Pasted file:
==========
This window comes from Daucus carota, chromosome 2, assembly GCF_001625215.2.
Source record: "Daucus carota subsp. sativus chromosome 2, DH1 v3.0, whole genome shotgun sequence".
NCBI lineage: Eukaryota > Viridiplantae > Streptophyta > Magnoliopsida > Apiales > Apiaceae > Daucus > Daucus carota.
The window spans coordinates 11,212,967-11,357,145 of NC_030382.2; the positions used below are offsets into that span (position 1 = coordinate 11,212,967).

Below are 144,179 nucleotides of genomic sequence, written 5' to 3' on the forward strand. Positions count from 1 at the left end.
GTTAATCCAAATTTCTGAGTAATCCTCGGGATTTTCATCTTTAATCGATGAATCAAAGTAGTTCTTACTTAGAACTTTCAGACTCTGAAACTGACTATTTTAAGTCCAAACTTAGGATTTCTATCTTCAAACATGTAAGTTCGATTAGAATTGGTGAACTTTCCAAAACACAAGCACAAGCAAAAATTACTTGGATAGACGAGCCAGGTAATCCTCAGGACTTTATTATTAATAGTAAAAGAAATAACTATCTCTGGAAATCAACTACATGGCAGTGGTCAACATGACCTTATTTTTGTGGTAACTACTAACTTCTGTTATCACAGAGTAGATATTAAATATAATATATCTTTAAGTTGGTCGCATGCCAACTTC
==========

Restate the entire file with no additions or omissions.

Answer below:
This window comes from Daucus carota, chromosome 2, assembly GCF_001625215.2.
Source record: "Daucus carota subsp. sativus chromosome 2, DH1 v3.0, whole genome shotgun sequence".
NCBI lineage: Eukaryota > Viridiplantae > Streptophyta > Magnoliopsida > Apiales > Apiaceae > Daucus > Daucus carota.
The window spans coordinates 11,212,967-11,357,145 of NC_030382.2; the positions used below are offsets into that span (position 1 = coordinate 11,212,967).

Below are 144,179 nucleotides of genomic sequence, written 5' to 3' on the forward strand. Positions count from 1 at the left end.
GTTAATCCAAATTTCTGAGTAATCCTCGGGATTTTCATCTTTAATCGATGAATCAAAGTAGTTCTTACTTAGAACTTTCAGACTCTGAAACTGACTATTTTAAGTCCAAACTTAGGATTTCTATCTTCAAACATGTAAGTTCGATTAGAATTGGTGAACTTTCCAAAACACAAGCACAAGCAAAAATTACTTGGATAGACGAGCCAGGTAATCCTCAGGACTTTATTATTAATAGTAAAAGAAATAACTATCTCTGGAAATCAACTACATGGCAGTGGTCAACATGACCTTATTTTTGTGGTAACTACTAACTTCTGTTATCACAGAGTAGATATTAAATATAATATATCTTTAAGTTGGTCGCATGCCAACTTC